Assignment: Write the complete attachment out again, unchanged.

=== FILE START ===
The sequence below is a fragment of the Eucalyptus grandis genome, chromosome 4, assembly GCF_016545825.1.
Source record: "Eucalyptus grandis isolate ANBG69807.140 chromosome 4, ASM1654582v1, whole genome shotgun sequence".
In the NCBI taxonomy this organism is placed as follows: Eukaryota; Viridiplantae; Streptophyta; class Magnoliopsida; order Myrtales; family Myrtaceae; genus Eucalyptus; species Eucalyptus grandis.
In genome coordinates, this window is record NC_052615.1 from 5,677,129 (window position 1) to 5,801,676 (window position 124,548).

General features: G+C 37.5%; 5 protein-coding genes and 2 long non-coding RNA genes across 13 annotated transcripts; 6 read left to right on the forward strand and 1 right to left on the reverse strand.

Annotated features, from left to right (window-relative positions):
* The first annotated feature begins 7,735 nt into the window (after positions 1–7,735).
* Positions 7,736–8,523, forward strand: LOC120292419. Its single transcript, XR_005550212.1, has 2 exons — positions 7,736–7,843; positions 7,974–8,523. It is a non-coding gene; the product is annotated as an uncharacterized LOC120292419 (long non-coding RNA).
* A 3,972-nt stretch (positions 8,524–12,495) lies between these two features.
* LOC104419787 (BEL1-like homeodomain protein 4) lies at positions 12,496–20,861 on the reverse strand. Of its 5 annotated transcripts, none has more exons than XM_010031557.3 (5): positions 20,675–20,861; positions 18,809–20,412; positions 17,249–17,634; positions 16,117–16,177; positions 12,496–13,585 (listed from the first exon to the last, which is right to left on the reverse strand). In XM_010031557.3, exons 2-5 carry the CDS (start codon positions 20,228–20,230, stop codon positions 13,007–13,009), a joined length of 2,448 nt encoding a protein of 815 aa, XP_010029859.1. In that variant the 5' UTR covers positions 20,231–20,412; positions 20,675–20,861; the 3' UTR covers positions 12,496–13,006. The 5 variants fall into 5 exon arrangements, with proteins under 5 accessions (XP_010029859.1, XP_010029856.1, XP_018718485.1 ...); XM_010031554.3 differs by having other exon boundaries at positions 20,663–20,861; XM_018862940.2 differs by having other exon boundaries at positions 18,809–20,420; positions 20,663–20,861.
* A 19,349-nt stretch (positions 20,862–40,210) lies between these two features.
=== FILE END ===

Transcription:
The sequence below is a fragment of the Eucalyptus grandis genome, chromosome 4, assembly GCF_016545825.1.
Source record: "Eucalyptus grandis isolate ANBG69807.140 chromosome 4, ASM1654582v1, whole genome shotgun sequence".
In the NCBI taxonomy this organism is placed as follows: Eukaryota; Viridiplantae; Streptophyta; class Magnoliopsida; order Myrtales; family Myrtaceae; genus Eucalyptus; species Eucalyptus grandis.
In genome coordinates, this window is record NC_052615.1 from 5,677,129 (window position 1) to 5,801,676 (window position 124,548).

General features: G+C 37.5%; 5 protein-coding genes and 2 long non-coding RNA genes across 13 annotated transcripts; 6 read left to right on the forward strand and 1 right to left on the reverse strand.

Annotated features, from left to right (window-relative positions):
* The first annotated feature begins 7,735 nt into the window (after positions 1–7,735).
* Positions 7,736–8,523, forward strand: LOC120292419. Its single transcript, XR_005550212.1, has 2 exons — positions 7,736–7,843; positions 7,974–8,523. It is a non-coding gene; the product is annotated as an uncharacterized LOC120292419 (long non-coding RNA).
* A 3,972-nt stretch (positions 8,524–12,495) lies between these two features.
* LOC104419787 (BEL1-like homeodomain protein 4) lies at positions 12,496–20,861 on the reverse strand. Of its 5 annotated transcripts, none has more exons than XM_010031557.3 (5): positions 20,675–20,861; positions 18,809–20,412; positions 17,249–17,634; positions 16,117–16,177; positions 12,496–13,585 (listed from the first exon to the last, which is right to left on the reverse strand). In XM_010031557.3, exons 2-5 carry the CDS (start codon positions 20,228–20,230, stop codon positions 13,007–13,009), a joined length of 2,448 nt encoding a protein of 815 aa, XP_010029859.1. In that variant the 5' UTR covers positions 20,231–20,412; positions 20,675–20,861; the 3' UTR covers positions 12,496–13,006. The 5 variants fall into 5 exon arrangements, with proteins under 5 accessions (XP_010029859.1, XP_010029856.1, XP_018718485.1 ...); XM_010031554.3 differs by having other exon boundaries at positions 20,663–20,861; XM_018862940.2 differs by having other exon boundaries at positions 18,809–20,420; positions 20,663–20,861.
* A 19,349-nt stretch (positions 20,862–40,210) lies between these two features.